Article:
how do upright pianos work

The notes and sounds made by a piano are the result of strings vibrating. The strings vibrate when they are hit by a hammer within the piano. The piano has 88 keys all of which play a different note. Multiple keys can be played at the same time to create chords and harmonies. What happens when you hit a key? When you press a key on the piano it causes a small hammer inside the piano to hit a string or strings. Each key is connected to its own hammer or hammers which hit a specific string or number of strings. When the hammer hits a string, it vibrates and makes a sound that is tuned to a specific note. The vibration of the string is then passed on to the soundboard located just under the strings causing it to vibrate and resonate. The soundboard gives each piano its own unique sound and also helps to amplify the sound (make louder). The Damper In addition to the hammer, there is also a damper. The damper is covered with a felt pad and keeps the strings from vibrating when they are not being played. When you press a key the damper is lifted from the string to allow it to vibrate. When you release a key, the damper moves back onto the string to stop the vibration. The Strings Even though there are 88 keys on a piano there are more than 88 strings inside it. A typical piano may have as many as 230 strings. This is because many of the high notes have 3 strings, some lower notes have 2 strings, and the very low notes only have 1 string. The Pedals Pianos generally have two or three pedals that you work with your feet. The right pedal is the most commonly used and is called the damper or sustaining pedal. It raises the dampers from all the strings when you press on it allowing notes to be continue (or be sustained) even after you release the key. Pedals of a piano The two pedals to the left can have different functions depending on the piano. The leftmost pedal is generally called a soft pedal. It moves the hammers to allow the music to be played a bit softer. It may move the hammers closer to the strings or a bit to the side. The middle pedal generally lifts the dampers for the notes being played at the time. It may also just lift the dampers for the low notes. It depends on the piano. Fun Facts about How a Piano Works A piano is a very complex instrument. There can be well over 50 parts for each key and a grand piano may be made from over 7000 total parts. The working portion of the piano is called the action. The action of a grand piano is considered superior to that of an upright piano due to its design. The action of a grand piano allows a note to be played faster than with an upright. Different strings in the piano have different thicknesses to get different notes. Low notes have thicker strings. The hammer actually releases from the key right before it hits the string. This allows it to hit the string and bounce off it. Otherwise it may stay on the string and would end up damping it.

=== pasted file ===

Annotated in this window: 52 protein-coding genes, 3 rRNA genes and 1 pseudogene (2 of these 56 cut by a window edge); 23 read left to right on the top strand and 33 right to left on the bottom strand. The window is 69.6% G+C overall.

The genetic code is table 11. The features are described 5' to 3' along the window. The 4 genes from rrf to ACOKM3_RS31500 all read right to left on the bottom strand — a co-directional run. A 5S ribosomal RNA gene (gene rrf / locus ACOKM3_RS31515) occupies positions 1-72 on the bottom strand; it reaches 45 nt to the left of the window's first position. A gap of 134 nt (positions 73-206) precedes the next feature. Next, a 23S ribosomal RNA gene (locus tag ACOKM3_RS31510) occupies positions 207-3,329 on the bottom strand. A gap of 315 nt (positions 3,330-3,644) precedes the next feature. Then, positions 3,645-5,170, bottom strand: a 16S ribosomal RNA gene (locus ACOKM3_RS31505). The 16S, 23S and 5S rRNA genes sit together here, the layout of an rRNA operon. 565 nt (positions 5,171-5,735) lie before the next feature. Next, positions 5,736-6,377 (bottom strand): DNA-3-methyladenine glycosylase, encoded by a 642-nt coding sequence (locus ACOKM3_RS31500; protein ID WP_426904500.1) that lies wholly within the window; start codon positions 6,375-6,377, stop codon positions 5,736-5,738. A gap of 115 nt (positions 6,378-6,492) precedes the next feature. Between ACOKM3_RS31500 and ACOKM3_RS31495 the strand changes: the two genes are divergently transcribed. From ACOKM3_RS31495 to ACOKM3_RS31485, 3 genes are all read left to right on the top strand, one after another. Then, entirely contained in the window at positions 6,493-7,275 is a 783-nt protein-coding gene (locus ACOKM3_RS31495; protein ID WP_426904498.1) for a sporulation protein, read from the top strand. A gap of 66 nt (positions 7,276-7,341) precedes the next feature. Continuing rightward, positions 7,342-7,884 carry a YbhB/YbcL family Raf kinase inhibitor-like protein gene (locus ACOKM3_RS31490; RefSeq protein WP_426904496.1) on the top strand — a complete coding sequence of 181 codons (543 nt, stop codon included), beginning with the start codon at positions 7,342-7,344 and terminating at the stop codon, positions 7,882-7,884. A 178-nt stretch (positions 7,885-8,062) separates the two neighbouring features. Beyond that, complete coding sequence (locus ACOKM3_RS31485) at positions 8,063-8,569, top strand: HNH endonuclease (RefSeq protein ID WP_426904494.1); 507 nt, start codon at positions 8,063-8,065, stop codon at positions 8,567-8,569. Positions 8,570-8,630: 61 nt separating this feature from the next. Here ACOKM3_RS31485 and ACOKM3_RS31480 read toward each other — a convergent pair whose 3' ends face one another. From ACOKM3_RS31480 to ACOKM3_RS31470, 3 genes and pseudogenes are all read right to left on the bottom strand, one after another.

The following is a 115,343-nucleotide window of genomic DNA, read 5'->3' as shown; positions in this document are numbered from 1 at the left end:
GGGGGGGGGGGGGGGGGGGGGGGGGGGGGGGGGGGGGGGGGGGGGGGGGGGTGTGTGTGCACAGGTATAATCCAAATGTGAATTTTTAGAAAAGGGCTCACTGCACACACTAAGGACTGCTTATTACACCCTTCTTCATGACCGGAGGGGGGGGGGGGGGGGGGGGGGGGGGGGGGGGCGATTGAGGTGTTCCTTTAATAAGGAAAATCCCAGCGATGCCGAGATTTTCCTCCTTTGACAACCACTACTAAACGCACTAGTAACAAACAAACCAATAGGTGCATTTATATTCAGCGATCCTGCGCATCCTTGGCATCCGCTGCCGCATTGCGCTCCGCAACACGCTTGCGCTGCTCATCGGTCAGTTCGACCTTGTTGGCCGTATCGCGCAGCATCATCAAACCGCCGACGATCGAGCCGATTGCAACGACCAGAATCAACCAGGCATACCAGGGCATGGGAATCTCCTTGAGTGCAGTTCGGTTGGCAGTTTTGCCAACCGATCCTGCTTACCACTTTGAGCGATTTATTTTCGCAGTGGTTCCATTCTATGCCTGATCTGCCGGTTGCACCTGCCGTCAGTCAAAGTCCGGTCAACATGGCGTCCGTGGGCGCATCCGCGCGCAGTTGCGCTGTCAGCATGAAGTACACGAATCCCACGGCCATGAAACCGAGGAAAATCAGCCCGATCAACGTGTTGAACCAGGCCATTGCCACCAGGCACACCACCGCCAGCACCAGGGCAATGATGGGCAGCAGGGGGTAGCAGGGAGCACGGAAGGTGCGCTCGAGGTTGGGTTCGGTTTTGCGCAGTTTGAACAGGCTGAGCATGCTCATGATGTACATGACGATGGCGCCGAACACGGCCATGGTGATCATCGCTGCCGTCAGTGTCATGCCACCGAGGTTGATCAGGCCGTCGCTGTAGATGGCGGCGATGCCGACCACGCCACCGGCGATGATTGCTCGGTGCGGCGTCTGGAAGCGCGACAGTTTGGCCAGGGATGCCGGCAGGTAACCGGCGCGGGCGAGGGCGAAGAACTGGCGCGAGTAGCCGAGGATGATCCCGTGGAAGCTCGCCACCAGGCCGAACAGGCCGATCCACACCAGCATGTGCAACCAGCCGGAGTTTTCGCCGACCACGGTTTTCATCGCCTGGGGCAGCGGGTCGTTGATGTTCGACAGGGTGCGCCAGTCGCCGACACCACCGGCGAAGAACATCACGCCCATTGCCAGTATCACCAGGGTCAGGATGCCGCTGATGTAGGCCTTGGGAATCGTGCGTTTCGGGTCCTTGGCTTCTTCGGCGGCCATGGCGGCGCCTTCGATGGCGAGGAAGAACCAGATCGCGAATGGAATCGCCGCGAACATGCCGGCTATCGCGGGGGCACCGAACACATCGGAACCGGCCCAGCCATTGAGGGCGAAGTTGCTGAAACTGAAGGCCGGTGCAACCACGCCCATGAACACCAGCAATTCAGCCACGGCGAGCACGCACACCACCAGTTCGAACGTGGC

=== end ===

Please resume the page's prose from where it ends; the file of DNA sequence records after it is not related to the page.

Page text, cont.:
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Upright pianomusical instrument in which the soundboard and plane of the strings run vertically, perpendicular to the keyboard, thus taking up less floor space than the normal grand piano. Upright pianos are made in various heights; the shortest are called spinets or consoles, and these are generally considered to have an inferior tone resulting from the shortness of their strings and their relatively small soundboards. The larger upright pianos were quite popular in the later 19th and early 20th centuries. The action (hammer and damper mechanism) of the upright differs from the grand-piano action mainly in that upright action is returned to a resting position by means of springs rather than by gravity alone, as in a grand. This, in part, accounts for the characteristic “touch” of uprights, which is distinct from that of grands. The chief advantages of upright pianos lie in their modest price and compactness; they are instruments for the home and school, not for the concert stage.

“Giraffe-style” piano, an upright piano in Biedermeier style, by Gebroeders Muller, c. 1820; in the Centraal Museum, Utrecht, The Netherlands.
“Giraffe-style” piano, an upright piano in Biedermeier style, by Gebroeders Muller, c. 1820; in the Centraal Museum, Utrecht, The Netherlands.Courtesy of the Centraal Museum, Utrecht, The Netherlands

The majority of upright pianos have strings running upward from the bottom of the case, near the floor; this design is owed to John Isaac Hawkins, an Englishman who lived in the United States in about 1800 and became an important piano maker in Philadelphia. Earlier, the strings started upward from near the level of the keys; these instruments were necessarily much taller and lent themselves to various decorative designs, among them lyre-shaped; round; the “pyramid” model (Pyramidenflügel; 1745) of the Saxon organ-builder Ernst Christian Friderici, with both sides sloping upward to the flat top; and the “giraffe-style” design (Giraffenflügel; 1804) of Martin Seuffert of Vienna, with one side straight and one bent, as on a grand piano.

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